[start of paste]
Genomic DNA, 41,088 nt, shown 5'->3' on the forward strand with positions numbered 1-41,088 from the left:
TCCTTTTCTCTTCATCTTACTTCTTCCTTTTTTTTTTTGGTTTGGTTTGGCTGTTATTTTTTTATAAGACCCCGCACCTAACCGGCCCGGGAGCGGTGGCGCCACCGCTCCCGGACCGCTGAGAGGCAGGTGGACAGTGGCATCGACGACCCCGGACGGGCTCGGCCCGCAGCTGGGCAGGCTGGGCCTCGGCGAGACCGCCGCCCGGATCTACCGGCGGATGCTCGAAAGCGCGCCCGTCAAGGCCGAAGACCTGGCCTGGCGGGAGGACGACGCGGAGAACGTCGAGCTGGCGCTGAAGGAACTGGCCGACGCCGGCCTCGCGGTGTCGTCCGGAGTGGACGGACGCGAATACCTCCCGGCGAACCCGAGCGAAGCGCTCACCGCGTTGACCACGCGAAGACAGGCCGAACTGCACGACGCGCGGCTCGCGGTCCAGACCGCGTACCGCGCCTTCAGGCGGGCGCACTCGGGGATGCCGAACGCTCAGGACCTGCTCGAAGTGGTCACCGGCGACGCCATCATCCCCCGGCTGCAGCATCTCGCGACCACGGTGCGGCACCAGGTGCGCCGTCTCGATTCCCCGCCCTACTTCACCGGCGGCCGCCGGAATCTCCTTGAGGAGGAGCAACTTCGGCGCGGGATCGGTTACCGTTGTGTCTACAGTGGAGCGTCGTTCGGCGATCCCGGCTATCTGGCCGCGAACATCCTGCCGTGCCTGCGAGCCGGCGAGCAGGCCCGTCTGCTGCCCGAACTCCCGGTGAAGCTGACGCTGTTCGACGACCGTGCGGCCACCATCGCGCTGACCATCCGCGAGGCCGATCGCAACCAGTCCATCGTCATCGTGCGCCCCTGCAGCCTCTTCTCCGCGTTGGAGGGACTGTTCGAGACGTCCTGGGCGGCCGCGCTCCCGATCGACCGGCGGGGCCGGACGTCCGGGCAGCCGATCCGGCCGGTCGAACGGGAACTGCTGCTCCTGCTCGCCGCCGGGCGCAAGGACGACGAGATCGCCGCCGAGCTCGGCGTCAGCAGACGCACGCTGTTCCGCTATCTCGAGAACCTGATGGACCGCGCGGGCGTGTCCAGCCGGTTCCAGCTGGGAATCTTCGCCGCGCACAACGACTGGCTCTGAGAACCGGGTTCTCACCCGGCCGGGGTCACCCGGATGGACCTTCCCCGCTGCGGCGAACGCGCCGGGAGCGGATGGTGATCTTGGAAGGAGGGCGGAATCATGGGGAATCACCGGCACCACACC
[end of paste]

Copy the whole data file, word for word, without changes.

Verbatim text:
Genomic DNA, 41,088 nt, shown 5'->3' on the forward strand with positions numbered 1-41,088 from the left:
TCCTTTTCTCTTCATCTTACTTCTTCCTTTTTTTTTTTGGTTTGGTTTGGCTGTTATTTTTTTATAAGACCCCGCACCTAACCGGCCCGGGAGCGGTGGCGCCACCGCTCCCGGACCGCTGAGAGGCAGGTGGACAGTGGCATCGACGACCCCGGACGGGCTCGGCCCGCAGCTGGGCAGGCTGGGCCTCGGCGAGACCGCCGCCCGGATCTACCGGCGGATGCTCGAAAGCGCGCCCGTCAAGGCCGAAGACCTGGCCTGGCGGGAGGACGACGCGGAGAACGTCGAGCTGGCGCTGAAGGAACTGGCCGACGCCGGCCTCGCGGTGTCGTCCGGAGTGGACGGACGCGAATACCTCCCGGCGAACCCGAGCGAAGCGCTCACCGCGTTGACCACGCGAAGACAGGCCGAACTGCACGACGCGCGGCTCGCGGTCCAGACCGCGTACCGCGCCTTCAGGCGGGCGCACTCGGGGATGCCGAACGCTCAGGACCTGCTCGAAGTGGTCACCGGCGACGCCATCATCCCCCGGCTGCAGCATCTCGCGACCACGGTGCGGCACCAGGTGCGCCGTCTCGATTCCCCGCCCTACTTCACCGGCGGCCGCCGGAATCTCCTTGAGGAGGAGCAACTTCGGCGCGGGATCGGTTACCGTTGTGTCTACAGTGGAGCGTCGTTCGGCGATCCCGGCTATCTGGCCGCGAACATCCTGCCGTGCCTGCGAGCCGGCGAGCAGGCCCGTCTGCTGCCCGAACTCCCGGTGAAGCTGACGCTGTTCGACGACCGTGCGGCCACCATCGCGCTGACCATCCGCGAGGCCGATCGCAACCAGTCCATCGTCATCGTGCGCCCCTGCAGCCTCTTCTCCGCGTTGGAGGGACTGTTCGAGACGTCCTGGGCGGCCGCGCTCCCGATCGACCGGCGGGGCCGGACGTCCGGGCAGCCGATCCGGCCGGTCGAACGGGAACTGCTGCTCCTGCTCGCCGCCGGGCGCAAGGACGACGAGATCGCCGCCGAGCTCGGCGTCAGCAGACGCACGCTGTTCCGCTATCTCGAGAACCTGATGGACCGCGCGGGCGTGTCCAGCCGGTTCCAGCTGGGAATCTTCGCCGCGCACAACGACTGGCTCTGAGAACCGGGTTCTCACCCGGCCGGGGTCACCCGGATGGACCTTCCCCGCTGCGGCGAACGCGCCGGGAGCGGATGGTGATCTTGGAAGGAGGGCGGAATCATGGGGAATCACCGGCACCACACC